According to a recent research, carbon emissions from Amazonian forest fires could be up to four times worse than feared.
New research of 6.5 million hectares of forest in Brazilian Amazonia has revealed that the aftermath of 2015 and 2016 forest fires in the Amazon resulted in CO2 emissions which are three to four times greater than comparable estimates from existing global fire emissions databases.
Researchers say uncontrolled wildfires in the understorey - or ground level - of humid tropical forests during extreme droughts are a large and poorly quantified source of CO2 emissions.
Lead author Kieran Withey of Lancaster University said, "Uncontrolled understorey wildfires in humid tropical forests during extreme droughts are a large and poorly quantified source of CO2 emissions. These understory fires completely consumed leaf litter and fine woody debris, while partially burning coarse woody debris; resulting in high immediate CO2 emissions. This analysis covers an area of just 0.7 per cent of Brazil, but the amount of carbon lost corresponds to 6 per cent of the annual emissions of the whole of Brazil in 2014."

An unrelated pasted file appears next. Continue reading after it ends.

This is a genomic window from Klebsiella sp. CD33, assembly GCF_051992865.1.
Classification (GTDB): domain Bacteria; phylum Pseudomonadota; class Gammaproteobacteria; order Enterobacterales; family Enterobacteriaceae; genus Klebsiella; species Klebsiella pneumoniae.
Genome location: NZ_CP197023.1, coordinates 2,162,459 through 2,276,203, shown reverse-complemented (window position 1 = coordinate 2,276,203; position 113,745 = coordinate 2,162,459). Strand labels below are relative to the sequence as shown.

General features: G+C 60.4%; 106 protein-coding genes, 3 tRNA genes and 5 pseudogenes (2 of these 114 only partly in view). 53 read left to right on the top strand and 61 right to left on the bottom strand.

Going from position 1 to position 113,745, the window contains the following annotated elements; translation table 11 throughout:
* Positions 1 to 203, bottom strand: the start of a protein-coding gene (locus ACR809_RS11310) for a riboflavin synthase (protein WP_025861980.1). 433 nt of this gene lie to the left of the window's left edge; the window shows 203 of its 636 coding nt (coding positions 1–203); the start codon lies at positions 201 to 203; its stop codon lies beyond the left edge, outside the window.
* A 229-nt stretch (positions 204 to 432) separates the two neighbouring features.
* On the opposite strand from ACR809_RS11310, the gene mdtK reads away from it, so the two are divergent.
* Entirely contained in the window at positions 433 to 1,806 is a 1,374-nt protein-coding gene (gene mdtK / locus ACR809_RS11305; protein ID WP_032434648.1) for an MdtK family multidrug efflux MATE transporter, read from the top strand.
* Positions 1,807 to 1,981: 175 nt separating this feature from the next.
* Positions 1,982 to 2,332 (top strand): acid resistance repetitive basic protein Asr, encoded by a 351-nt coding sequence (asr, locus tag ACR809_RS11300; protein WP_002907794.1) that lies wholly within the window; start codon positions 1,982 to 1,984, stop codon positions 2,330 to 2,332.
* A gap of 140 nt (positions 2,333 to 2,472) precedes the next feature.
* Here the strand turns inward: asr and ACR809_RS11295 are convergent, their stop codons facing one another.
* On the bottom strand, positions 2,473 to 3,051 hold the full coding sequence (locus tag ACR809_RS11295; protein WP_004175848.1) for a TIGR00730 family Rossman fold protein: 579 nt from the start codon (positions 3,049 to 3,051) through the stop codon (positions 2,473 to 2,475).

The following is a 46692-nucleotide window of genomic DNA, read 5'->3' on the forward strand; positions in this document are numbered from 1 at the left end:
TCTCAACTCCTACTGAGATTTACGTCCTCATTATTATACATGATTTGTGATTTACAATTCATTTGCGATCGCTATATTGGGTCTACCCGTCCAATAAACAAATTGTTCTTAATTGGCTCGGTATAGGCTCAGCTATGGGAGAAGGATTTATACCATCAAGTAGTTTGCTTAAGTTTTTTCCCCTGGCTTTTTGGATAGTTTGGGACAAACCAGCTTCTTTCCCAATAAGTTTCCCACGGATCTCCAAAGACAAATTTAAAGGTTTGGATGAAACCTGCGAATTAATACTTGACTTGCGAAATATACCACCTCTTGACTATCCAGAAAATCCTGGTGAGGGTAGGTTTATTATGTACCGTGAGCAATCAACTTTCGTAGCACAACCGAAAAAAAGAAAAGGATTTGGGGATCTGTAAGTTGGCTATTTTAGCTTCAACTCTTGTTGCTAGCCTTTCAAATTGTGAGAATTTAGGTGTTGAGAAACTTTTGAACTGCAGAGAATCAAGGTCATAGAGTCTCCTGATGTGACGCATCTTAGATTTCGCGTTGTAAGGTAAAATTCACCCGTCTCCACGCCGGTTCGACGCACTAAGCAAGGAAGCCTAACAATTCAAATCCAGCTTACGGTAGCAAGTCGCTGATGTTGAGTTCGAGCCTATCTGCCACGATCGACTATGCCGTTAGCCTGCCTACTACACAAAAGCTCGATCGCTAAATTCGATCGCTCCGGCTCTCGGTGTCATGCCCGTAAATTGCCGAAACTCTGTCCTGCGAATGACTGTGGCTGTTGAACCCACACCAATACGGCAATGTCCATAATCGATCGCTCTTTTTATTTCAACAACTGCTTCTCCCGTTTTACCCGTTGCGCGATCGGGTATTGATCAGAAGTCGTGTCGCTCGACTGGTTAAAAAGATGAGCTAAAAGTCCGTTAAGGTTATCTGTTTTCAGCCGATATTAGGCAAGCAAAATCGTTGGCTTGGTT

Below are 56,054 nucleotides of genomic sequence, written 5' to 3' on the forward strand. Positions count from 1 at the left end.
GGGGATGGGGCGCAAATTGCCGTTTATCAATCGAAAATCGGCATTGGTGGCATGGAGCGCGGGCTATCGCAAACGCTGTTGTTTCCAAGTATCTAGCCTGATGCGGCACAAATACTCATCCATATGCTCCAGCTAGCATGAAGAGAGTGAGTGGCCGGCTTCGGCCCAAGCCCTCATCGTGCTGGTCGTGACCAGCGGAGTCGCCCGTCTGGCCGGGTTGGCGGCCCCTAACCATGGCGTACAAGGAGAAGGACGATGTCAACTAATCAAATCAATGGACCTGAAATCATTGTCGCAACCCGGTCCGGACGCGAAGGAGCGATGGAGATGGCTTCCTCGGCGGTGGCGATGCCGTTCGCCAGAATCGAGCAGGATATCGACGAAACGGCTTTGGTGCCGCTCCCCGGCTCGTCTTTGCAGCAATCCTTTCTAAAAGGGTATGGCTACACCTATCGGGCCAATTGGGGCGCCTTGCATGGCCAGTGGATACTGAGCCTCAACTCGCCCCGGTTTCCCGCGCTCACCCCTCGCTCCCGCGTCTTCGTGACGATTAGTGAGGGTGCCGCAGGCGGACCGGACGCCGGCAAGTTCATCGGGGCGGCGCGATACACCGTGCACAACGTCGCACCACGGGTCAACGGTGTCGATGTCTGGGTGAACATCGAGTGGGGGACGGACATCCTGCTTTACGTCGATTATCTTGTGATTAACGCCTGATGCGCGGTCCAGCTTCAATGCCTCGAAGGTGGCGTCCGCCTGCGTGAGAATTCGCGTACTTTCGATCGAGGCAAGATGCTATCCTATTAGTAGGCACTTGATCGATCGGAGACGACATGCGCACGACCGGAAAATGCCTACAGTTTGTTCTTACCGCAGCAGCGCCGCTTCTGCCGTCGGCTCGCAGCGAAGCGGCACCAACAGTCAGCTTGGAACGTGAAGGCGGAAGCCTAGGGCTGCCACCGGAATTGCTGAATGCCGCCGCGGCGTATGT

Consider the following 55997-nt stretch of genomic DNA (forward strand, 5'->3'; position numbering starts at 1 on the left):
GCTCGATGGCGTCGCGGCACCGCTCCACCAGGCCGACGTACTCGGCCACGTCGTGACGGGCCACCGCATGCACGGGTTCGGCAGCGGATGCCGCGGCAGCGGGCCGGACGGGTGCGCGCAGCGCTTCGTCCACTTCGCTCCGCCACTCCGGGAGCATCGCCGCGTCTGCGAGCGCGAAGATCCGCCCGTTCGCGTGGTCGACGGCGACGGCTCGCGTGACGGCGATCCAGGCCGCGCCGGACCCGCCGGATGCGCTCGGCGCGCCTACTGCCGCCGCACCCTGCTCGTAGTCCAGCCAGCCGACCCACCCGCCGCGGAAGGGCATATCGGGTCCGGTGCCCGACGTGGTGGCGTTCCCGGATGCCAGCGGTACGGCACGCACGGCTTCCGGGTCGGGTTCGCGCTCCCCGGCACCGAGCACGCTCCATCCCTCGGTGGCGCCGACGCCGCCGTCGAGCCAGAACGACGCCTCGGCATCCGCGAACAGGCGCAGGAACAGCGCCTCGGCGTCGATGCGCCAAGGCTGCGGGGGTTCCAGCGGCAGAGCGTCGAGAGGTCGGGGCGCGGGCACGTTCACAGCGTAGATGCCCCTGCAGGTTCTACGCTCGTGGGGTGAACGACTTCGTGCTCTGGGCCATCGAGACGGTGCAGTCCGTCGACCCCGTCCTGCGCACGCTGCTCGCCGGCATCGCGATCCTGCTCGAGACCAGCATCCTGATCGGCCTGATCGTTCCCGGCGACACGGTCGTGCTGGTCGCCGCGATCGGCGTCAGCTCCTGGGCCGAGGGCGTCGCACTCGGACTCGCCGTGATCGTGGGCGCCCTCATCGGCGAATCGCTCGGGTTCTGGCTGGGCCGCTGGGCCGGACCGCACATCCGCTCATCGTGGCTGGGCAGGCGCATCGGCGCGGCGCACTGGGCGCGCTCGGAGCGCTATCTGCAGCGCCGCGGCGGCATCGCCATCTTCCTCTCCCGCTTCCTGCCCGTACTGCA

Dr Erika Berenguer of Oxford and Lancaster University said, "Overall, our combined results highlight the importance of considering wildfires in Brazilian forest conservation and climate change policies. With climate models projecting a hotter and drier future for the Amazon basin, wildfires are likely to become more widespread. The continued failure to consider wildfires in public policies will lead to shorter fire-return intervals, with forests being unable to recover their carbon stocks."
The findings have been published in the journal Philosophical Transactions of the Royal Society B.